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Powerful and affluent countries usually get their way because they are powerful and affluent. But that is only part of the story. They also dominate international decision-making because the world of diplomacy is skewed in their favour. I have seen this diplomatic imbalance from both sides of the table – the strong and the weak – and it serves the interests of neither.
As a British diplomat at the United Nations Security Council up to mid-2002, I had substantial advantages. With reams of telegrams and intelligence reports (I covered the Middle East), I was better briefed than most other diplomats present. Our mission was among the largest at the UN, with squads of diplomats covering every issue. In negotiation, our experienced lawyers could ensure that any textual changes were turned to our benefit. We could consult our capital in real-time without fear of interception: unlike many others around the table, our communications were secure.
Such advantages are available to a handful of the world’s most powerful countries – China, the US, Russia, France, Britain. By no coincidence, their real power (economic and military) is multiplied by this less-r
ecognised but nonetheless forceful diplomatic power.
Now working on the other side of the table, with governments such as that of Kosovo or the people of Western Sahara, I see the opposite picture. Perhaps it is no surprise to some that poor and inexperienced governments are at a massive disadvantage in diplomacy. At the World Trade Organisation in Geneva for instance, many poor countries cannot afford to maintain missions, let alone the experts they need to track and influence highly complex trade negotiations. In New York, the numerous smaller UN missions struggle to cover the enormous and proliferating agendas of the UN General Assembly, Security Council and specialised committees with just one or two horribly overworked and under-equipped diplomats.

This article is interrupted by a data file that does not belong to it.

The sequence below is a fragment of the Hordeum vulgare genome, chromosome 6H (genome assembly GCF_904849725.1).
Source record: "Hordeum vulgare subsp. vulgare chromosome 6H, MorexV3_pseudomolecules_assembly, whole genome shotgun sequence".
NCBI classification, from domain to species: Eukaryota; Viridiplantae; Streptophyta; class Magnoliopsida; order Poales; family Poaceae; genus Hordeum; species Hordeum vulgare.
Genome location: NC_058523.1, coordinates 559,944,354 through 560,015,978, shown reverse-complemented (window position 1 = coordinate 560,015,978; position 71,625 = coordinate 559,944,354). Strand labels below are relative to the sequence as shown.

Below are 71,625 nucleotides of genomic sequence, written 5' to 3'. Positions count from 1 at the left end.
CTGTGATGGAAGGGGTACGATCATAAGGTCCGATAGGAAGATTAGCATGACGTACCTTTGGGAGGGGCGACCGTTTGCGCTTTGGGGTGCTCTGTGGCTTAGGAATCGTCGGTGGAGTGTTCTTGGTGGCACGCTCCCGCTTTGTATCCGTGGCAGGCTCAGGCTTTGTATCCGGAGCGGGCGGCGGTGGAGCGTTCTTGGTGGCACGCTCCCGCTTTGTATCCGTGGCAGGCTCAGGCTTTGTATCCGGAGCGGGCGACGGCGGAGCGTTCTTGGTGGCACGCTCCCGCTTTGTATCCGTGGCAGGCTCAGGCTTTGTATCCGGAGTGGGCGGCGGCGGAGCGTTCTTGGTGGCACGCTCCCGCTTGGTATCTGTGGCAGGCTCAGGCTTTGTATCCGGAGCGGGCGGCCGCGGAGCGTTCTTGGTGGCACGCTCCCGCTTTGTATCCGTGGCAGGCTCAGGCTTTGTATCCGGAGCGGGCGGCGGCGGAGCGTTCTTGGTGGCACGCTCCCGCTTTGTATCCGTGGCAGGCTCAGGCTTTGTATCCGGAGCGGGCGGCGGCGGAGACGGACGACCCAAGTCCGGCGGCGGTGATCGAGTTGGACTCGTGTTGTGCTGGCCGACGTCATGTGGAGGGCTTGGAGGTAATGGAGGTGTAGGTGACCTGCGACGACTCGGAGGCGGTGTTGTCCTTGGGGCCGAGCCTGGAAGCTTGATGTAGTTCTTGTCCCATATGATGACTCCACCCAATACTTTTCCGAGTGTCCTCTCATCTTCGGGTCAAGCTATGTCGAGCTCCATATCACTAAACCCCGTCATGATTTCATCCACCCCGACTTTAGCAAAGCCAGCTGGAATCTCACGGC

Often those with most at stake are not even allowed into the room where their affairs are being discussed. In the misnamed “open” or “public” sessions discussing Kosovo at the UN Security Council, for example, Serbia, Russia and even Mauritania can speak, but Kosovo, as it is not a state, cannot. This imbalance of course does not serve those marginalised but nor, paradoxically, does it serve the powerful.
Traditionalists may sneer that it is too difficult or simply too anarchic to open the doors of diplomacy to more participants. But in this era of globalisation, agreements that fail to take into account the interests of all concerned parties are not good or sustainable and, too often, they fall apart. The ultimate effect is a less stable world. If people are ignored, they tend to find ways – sometimes violent – to get heard.
The closed world of international diplomacy must devise ways to hear the unheard. During the years of international sanctions on Iraq, we on the UK (and US) side could have paid more heed to the many aid organisations and informal Iraqi groups who warned us about the damaging impact of sanctions; today Iraq is still paying the price for that indifference. In preparing for the post-invasion political future, planners should have consulted a wider range of groups than Ahmed Chalabi’s Iraqi National Congress or the Kurds, who were wrongly assumed as representative of all of Iraq’s “opposition”. In negotiations on Kosovo’s status, not only should the Kosovo government be given a hearing but so should groups including Kosovo’s Serbs and other minorities, whose interests are not necessarily represented by Serbia’s government in Belgrade. Greater inclusiveness need not mean chaos: it is not difficult to discern which non-state groups are genuinely representative of legitimate concerns, and which are not.
What can be done? For a start, multilateral bodies such as the UN, European Union and WTO could make their meetings more transparent, posting detailed briefings on agendas and issues under discussion (a new non-government organisation called the Security Council Report is showing how in New York). More public information about key officials would help too, as would more deliberate policies of consultation.
Of course, this is all about power. Governments think that by meeting in secret and excluding dissonant voices they will more easily get what they want – but they often end up with the opposite. To really get your way and sustain it, in diplomacy as in life, you have to include, not exclude. It is harder work at first, but ultimately, the result would be a more stable world.
The writer, a former British diplomat, is founder and director of Independent Diplomat, a non-profit diplomatic advisory group